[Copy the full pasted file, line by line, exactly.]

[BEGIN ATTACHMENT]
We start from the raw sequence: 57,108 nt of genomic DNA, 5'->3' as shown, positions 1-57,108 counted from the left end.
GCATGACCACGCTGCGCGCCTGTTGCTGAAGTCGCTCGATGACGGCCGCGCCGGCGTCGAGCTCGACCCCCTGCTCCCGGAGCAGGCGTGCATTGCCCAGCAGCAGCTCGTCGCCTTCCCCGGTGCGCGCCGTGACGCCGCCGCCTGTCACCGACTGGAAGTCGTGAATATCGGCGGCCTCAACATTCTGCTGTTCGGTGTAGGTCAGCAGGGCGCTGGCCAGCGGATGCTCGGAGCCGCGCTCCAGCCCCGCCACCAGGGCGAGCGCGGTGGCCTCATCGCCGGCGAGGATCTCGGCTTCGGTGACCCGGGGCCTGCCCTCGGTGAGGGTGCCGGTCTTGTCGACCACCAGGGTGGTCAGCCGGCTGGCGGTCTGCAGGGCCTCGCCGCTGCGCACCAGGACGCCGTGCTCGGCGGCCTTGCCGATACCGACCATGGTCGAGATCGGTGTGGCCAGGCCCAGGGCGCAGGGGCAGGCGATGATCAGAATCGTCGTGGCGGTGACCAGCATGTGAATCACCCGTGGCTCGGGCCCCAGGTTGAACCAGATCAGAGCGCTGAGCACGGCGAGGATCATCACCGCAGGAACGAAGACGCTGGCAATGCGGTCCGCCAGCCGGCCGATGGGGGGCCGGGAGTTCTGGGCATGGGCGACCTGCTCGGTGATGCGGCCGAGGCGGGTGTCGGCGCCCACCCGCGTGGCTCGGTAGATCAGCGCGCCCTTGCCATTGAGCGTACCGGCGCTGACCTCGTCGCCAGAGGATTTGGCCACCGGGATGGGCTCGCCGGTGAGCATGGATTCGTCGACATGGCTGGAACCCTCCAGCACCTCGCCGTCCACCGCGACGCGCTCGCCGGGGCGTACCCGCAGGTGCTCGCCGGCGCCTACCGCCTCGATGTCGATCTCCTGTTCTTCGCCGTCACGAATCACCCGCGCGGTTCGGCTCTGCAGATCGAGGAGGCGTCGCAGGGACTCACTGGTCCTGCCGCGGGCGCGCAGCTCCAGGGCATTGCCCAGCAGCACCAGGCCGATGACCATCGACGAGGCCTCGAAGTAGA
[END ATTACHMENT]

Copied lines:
We start from the raw sequence: 57,108 nt of genomic DNA, 5'->3' as shown, positions 1-57,108 counted from the left end.
GCATGACCACGCTGCGCGCCTGTTGCTGAAGTCGCTCGATGACGGCCGCGCCGGCGTCGAGCTCGACCCCCTGCTCCCGGAGCAGGCGTGCATTGCCCAGCAGCAGCTCGTCGCCTTCCCCGGTGCGCGCCGTGACGCCGCCGCCTGTCACCGACTGGAAGTCGTGAATATCGGCGGCCTCAACATTCTGCTGTTCGGTGTAGGTCAGCAGGGCGCTGGCCAGCGGATGCTCGGAGCCGCGCTCCAGCCCCGCCACCAGGGCGAGCGCGGTGGCCTCATCGCCGGCGAGGATCTCGGCTTCGGTGACCCGGGGCCTGCCCTCGGTGAGGGTGCCGGTCTTGTCGACCACCAGGGTGGTCAGCCGGCTGGCGGTCTGCAGGGCCTCGCCGCTGCGCACCAGGACGCCGTGCTCGGCGGCCTTGCCGATACCGACCATGGTCGAGATCGGTGTGGCCAGGCCCAGGGCGCAGGGGCAGGCGATGATCAGAATCGTCGTGGCGGTGACCAGCATGTGAATCACCCGTGGCTCGGGCCCCAGGTTGAACCAGATCAGAGCGCTGAGCACGGCGAGGATCATCACCGCAGGAACGAAGACGCTGGCAATGCGGTCCGCCAGCCGGCCGATGGGGGGCCGGGAGTTCTGGGCATGGGCGACCTGCTCGGTGATGCGGCCGAGGCGGGTGTCGGCGCCCACCCGCGTGGCTCGGTAGATCAGCGCGCCCTTGCCATTGAGCGTACCGGCGCTGACCTCGTCGCCAGAGGATTTGGCCACCGGGATGGGCTCGCCGGTGAGCATGGATTCGTCGACATGGCTGGAACCCTCCAGCACCTCGCCGTCCACCGCGACGCGCTCGCCGGGGCGTACCCGCAGGTGCTCGCCGGCGCCTACCGCCTCGATGTCGATCTCCTGTTCTTCGCCGTCACGAATCACCCGCGCGGTTCGGCTCTGCAGATCGAGGAGGCGTCGCAGGGACTCACTGGTCCTGCCGCGGGCGCGCAGCTCCAGGGCATTGCCCAGCAGCACCAGGCCGATGACCATCGACGAGGCCTCGAAGTAGA